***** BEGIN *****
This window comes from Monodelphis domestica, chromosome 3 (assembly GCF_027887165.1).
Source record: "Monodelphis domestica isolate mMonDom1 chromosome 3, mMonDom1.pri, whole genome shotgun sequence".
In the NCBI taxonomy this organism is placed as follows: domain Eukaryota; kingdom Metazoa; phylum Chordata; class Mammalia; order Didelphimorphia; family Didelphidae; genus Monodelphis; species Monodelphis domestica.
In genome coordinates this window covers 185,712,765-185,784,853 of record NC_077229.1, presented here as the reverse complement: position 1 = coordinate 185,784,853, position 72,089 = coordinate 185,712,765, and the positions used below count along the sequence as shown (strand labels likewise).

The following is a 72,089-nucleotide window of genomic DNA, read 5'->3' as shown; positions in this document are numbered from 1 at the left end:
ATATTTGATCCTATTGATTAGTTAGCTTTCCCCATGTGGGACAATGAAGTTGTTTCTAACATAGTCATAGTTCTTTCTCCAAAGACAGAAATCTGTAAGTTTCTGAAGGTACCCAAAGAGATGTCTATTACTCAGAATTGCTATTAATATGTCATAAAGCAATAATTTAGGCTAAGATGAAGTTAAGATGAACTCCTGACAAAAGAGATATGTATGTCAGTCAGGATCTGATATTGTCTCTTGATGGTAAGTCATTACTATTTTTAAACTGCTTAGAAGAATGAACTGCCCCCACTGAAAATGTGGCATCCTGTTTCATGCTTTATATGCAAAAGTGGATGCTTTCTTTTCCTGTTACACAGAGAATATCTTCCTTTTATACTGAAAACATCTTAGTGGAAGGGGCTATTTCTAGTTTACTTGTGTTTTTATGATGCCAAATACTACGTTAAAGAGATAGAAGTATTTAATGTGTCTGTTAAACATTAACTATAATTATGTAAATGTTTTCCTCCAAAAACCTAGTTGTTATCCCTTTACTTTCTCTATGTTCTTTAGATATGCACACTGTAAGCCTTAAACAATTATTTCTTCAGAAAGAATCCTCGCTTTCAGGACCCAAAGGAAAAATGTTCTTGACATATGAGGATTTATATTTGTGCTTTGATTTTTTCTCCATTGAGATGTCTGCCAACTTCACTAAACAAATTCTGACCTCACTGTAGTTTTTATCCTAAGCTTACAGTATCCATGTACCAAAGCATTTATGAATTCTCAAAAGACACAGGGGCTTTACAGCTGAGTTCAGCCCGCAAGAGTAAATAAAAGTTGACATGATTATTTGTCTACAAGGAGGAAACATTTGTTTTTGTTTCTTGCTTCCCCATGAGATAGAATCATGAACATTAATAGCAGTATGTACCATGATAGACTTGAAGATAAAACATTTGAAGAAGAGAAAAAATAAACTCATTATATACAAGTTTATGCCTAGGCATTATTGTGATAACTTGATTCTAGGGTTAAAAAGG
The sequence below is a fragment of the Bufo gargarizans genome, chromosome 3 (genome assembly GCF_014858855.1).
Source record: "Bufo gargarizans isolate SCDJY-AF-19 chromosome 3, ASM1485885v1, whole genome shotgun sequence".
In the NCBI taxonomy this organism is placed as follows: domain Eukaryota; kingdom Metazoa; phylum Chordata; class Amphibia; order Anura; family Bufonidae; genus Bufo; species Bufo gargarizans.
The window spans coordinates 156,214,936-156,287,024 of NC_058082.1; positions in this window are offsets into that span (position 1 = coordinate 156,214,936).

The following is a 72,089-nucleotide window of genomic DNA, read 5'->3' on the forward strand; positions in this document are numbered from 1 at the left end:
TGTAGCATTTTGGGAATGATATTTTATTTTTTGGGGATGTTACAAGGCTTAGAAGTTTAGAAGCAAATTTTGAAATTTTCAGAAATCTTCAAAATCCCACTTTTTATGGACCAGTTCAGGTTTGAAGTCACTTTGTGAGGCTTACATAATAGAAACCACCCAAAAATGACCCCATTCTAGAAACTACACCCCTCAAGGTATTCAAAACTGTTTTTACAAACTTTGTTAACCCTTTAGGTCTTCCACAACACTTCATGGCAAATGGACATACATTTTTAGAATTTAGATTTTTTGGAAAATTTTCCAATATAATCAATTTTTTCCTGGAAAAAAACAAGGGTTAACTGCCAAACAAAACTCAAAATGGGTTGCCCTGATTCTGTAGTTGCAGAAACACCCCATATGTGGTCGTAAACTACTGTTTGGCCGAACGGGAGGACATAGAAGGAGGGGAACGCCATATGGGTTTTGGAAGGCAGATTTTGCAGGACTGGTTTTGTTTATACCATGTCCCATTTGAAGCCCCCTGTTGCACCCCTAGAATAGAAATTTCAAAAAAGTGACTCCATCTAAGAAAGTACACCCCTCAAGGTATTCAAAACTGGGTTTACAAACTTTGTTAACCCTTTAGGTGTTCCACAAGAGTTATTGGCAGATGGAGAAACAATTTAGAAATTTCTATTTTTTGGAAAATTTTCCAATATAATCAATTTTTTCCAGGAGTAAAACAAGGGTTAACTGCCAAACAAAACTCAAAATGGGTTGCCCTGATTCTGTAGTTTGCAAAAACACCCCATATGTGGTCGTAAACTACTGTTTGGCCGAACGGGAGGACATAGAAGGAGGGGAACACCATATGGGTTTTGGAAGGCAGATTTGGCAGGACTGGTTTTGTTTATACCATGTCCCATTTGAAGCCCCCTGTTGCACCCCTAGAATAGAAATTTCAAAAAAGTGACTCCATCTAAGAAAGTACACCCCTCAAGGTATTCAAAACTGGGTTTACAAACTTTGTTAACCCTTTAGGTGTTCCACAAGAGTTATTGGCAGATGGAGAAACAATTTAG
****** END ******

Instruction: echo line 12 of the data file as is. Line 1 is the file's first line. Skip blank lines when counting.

TGTAGCATTTTGGGAATGATATTTTATTTTTTGGGGATGTTACAAGGCTTAGAAGTTTAGAAGCAAATTTTGAAATTTTCAGAAATCTTCAAAATCCCACTTTTTATGGACCAGTTCAGGTTTGAAGTCACTTTGTGAGGCTTACATAATAGAAACCACCCAAAAATGACCCCATTCTAGAAACTACACCCCTCAAGGTATTCAAAACTGTTTTTACAAACTTTGTTAACCCTTTAGGTCTTCCACAACACTTCATGGCAAATGGACATACATTTTTAGAATTTAGATTTTTTGGAAAATTTTCCAATATAATCAATTTTTTCCTGGAAAAAAACAAGGGTTAACTGCCAAACAAAACTCAAAATGGGTTGCCCTGATTCTGTAGTTGCAGAAACACCCCATATGTGGTCGTAAACTACTGTTTGGCCGAACGGGAGGACATAGAAGGAGGGGAACGCCATATGGGTTTTGGAAGGCAGATTTTGCAGGACTGGTTTTGTTTATACCATGTCCCATTTGAAGCCCCCTGTTGCACCCCTAGAATAGAAATTTCAAAAAAGTGACTCCATCTAAGAAAGTACACCCCTCAAGGTATTCAAAACTGGGTTTACAAACTTTGTTAACCCTTTAGGTGTTCCACAAGAGTTATTGGCAGATGGAGAAACAATTTAGAAATTTCTATTTTTTGGAAAATTTTCCAATATAATCAATTTTTTCCAGGAGTAAAACAAGGGTTAACTGCCAAACAAAACTCAAAATGGGTTGCCCTGATTCTGTAGTTTGCAAAAACACCCCATATGTGGTCGTAAACTACTGTTTGGCCGAACGGGAGGACATAGAAGGAGGGGAACACCATATGGGTTTTGGAAGGCAGATTTGGCAGGACTGGTTTTGTTTATACCATGTCCCATTTGAAGCCCCCTGTTGCACCCCTAGAATAGAAATTTCAAAAAAGTGACTCCATCTAAGAAAGTACACCCCTCAAGGTATTCAAAACTGGGTTTACAAACTTTGTTAACCCTTTAGGTGTTCCACAAGAGTTATTGGCAGATGGAGAAACAATTTAG